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Helping Children Set Goals

Updated: Jan 6, 2020

Hi, I’m Britney and I blog over at Color My Happy . I’m excited to be here on Seek Learning talking about helping our children set goals.

I love goals—setting them, learning, growing, pushing myself, and all things personal growth. Naturally, this love of goals has transferred to my parenting and goals have become part of our family culture.

I believe goals are so important for kids. They help them learn the importance of working hard, they help them gain confidence by realizing they can do hard things, and they give them something to learn and strive for—all things I want for my kids!

Today I want to share five tips for helping your kids set goals.

Tip #1: Don’t Focus On Too Much

The less goals you focus on at a time, the more likely you are to complete them. This is also true for kids.

So, if your kids want to set multiple goals, encourage them to work on only one or two at a time. Focusing all their energy on one goal will help them get to the finish line sooner, as well as help them build that confidence and momentum to add more goals in later.

Tip #2 Categorize Goals

Using categories is a great way to help kids narrow their focus and pick a goal. It can be overwhelming for young kids to pick a goal at random, but when you give them a category, they’re able to easily hone in on what they want to do.

The church’s new Children and Youth Program—created for children turning eight in the new year through eighteen—has this built in. Goals are set within four different categories—spiritual, social, physical, and intellectual.

Younger kids may need less categories, more specific categories (like dance, homeschool, music, etc.), or a simpler word for the category (like church, friends, learning, etc.) You can adapt this for what works for your children!

Tip #3 Let Them Choose

Your kids are more likely to work toward and stick to a goal if they choose it themselves. You can guide them toward things you think will benefit them, but ultimately let them make the final decision.

This might mean they choose a goal you think is weird, unhelpful, or boring. That’s okay! This is for them! If it’s not working, you can always discuss changing it later.

When kids feel like they are in charge of their own lives, they’re more intrinsically motivated, and therefore more likely to work toward their goals. So take a deep breath, step back, and let them decide.

Tip #4: Display Goals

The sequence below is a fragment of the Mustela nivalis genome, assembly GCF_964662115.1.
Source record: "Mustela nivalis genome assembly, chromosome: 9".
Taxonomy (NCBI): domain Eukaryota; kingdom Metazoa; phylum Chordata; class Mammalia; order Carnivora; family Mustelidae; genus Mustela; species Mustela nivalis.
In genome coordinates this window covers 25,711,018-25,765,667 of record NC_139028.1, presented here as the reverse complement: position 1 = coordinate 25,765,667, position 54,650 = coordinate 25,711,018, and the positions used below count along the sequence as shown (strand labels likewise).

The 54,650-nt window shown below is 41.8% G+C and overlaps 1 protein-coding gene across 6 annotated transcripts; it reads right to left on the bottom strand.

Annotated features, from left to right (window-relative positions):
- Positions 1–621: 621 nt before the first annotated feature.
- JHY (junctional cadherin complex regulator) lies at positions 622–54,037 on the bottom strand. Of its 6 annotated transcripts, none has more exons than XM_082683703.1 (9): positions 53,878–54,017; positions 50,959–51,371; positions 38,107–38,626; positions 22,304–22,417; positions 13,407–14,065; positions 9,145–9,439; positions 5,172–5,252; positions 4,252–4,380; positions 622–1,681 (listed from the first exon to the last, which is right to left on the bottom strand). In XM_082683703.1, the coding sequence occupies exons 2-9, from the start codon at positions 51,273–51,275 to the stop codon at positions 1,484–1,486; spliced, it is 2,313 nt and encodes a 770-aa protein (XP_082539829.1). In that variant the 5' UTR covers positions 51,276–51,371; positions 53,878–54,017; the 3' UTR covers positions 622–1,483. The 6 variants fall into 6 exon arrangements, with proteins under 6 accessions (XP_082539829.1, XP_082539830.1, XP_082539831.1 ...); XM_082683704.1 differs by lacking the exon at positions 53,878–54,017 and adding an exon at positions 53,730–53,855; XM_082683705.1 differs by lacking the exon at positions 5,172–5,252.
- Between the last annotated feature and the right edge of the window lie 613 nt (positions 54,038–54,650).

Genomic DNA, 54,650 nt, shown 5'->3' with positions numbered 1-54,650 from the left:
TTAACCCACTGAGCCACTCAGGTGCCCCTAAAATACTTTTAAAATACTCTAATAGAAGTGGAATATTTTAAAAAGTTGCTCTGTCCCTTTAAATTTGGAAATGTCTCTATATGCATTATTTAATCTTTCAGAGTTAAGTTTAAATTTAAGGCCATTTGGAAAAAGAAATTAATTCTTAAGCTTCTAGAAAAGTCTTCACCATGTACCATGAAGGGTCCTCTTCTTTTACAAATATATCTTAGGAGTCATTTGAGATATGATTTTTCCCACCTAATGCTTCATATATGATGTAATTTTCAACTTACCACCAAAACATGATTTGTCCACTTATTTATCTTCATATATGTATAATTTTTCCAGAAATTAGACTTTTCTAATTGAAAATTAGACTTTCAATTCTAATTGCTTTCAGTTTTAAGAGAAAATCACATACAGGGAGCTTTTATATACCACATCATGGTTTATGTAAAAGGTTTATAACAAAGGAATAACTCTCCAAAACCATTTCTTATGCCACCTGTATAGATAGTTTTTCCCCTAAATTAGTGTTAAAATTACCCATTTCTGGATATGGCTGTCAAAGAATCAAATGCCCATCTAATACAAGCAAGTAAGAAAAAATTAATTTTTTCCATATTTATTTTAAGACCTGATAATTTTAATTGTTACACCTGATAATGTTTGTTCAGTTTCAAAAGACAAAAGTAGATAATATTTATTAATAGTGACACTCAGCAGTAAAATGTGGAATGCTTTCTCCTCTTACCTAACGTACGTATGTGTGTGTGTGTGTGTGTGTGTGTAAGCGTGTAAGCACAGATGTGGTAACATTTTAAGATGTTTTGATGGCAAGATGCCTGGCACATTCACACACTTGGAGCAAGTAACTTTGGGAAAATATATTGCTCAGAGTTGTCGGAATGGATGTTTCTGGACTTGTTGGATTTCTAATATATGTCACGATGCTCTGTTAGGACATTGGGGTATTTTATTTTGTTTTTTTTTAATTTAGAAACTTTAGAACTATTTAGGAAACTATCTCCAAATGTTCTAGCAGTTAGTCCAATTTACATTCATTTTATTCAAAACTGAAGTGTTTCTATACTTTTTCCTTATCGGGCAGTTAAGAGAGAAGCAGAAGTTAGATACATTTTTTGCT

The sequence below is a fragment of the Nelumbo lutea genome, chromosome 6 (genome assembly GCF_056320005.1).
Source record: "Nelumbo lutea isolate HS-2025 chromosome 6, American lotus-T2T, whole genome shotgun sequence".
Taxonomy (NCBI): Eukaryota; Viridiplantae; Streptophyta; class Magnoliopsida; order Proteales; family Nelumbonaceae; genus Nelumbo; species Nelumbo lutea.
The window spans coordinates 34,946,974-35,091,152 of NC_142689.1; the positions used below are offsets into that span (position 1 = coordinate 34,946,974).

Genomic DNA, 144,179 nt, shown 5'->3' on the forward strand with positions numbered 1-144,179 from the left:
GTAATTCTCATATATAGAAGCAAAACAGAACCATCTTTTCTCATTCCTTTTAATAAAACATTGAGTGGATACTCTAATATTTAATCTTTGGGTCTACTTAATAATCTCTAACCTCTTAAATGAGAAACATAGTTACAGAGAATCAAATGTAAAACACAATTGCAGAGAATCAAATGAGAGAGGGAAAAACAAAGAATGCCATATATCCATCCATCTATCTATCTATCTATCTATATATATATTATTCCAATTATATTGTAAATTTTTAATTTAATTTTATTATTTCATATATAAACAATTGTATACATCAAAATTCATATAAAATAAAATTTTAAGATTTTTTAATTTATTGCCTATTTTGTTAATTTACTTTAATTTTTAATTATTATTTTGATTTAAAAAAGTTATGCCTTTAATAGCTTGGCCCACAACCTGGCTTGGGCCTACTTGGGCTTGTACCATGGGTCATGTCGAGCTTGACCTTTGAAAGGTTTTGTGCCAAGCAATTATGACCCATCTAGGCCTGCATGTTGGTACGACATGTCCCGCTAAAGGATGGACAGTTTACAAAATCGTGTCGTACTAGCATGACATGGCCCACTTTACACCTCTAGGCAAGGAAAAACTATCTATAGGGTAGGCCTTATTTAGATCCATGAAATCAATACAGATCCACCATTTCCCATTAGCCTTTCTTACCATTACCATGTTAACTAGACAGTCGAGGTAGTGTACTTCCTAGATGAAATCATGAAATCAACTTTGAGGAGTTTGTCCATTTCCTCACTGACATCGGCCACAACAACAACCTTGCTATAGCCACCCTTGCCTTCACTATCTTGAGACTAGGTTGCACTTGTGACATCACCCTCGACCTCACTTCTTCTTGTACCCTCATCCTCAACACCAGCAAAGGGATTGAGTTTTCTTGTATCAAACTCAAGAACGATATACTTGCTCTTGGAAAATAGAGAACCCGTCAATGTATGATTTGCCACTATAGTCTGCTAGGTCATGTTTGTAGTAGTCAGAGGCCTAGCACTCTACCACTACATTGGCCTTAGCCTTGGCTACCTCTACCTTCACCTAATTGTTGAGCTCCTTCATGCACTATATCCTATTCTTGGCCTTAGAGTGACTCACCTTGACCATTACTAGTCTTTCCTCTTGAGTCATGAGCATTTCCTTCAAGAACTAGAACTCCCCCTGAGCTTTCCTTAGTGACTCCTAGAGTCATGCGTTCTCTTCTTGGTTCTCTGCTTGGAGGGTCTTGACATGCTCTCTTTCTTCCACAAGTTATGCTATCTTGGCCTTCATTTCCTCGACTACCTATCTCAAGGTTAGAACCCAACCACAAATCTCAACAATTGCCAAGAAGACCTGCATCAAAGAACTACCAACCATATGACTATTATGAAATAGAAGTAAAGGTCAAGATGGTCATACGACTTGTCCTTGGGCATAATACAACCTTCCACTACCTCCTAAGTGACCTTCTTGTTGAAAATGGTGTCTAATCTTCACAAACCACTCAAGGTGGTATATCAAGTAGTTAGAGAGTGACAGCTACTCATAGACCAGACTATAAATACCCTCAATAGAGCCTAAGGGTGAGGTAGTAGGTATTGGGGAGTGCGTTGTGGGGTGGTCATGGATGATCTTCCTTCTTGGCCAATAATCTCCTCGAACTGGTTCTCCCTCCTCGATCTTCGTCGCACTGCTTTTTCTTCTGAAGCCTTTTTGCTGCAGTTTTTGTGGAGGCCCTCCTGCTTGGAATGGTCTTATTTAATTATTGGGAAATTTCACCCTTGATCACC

Putting goals on display is a great way to keep goals at the forefront of everyone’s minds.  A lot of times we don’t accomplish goals because we simply get too busy or forget.

Displaying goals in a prominent place in your home helps you remember them and keeps the excitement for accomplishing them high.

You can download a free goals printable for kids on my blog here.

Tip #5: Track Goals

Find a way to track (and even reward) your kids’ progress on their goals. Being able to visually watch their own growth will help their confidence and also boost their motivation to keep going when things get hard.

There are plenty of trackers online or you can create a simple one yourself for free using Canva or some other graphic design software.

Importance of Setting Goals for Kids

Setting goals helps kids learn the skills of figuring out what they want, working hard, not giving up, being intrinsically motivated, and celebrating their own successes.

But our kids need our help to guide them at first. The New Year is the perfect time to sit down with our kids and teach them these important skills! So grab your kids and choose a goal to start working on today.


Contributed by

Brittney Gulbrandsen from Color My Happy

Hi, I'm Britney and I'm passionate about helping moms find joy in motherhood by increasing their confidence in who they are and how they live. I believe that confidence brings clarity, peace, and happiness and I love to share tips and tricks for finding your true priorities, loving yourself and recognizing the good that you do, and connecting with those you love! I blog at Color My Happy and spend most my online time over on Instagram.

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